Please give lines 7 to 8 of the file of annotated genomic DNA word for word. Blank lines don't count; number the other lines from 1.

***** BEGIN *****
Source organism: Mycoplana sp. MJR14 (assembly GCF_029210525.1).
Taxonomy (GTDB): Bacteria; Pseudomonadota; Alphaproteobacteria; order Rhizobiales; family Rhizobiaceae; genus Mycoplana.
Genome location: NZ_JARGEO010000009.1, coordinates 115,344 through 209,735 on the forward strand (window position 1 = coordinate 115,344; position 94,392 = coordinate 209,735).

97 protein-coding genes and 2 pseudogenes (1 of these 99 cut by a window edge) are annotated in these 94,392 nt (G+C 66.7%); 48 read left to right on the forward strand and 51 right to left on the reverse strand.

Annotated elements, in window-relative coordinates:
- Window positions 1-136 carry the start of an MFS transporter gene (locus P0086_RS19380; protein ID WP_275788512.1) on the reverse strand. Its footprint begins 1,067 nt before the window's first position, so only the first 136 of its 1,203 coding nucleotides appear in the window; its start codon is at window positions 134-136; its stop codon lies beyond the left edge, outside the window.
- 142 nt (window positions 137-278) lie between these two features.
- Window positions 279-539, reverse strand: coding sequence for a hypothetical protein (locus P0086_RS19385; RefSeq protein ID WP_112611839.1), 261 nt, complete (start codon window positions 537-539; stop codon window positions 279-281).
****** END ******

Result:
- 142 nt (window positions 137-278) lie between these two features.
- Window positions 279-539, reverse strand: coding sequence for a hypothetical protein (locus P0086_RS19385; RefSeq protein ID WP_112611839.1), 261 nt, complete (start codon window positions 537-539; stop codon window positions 279-281).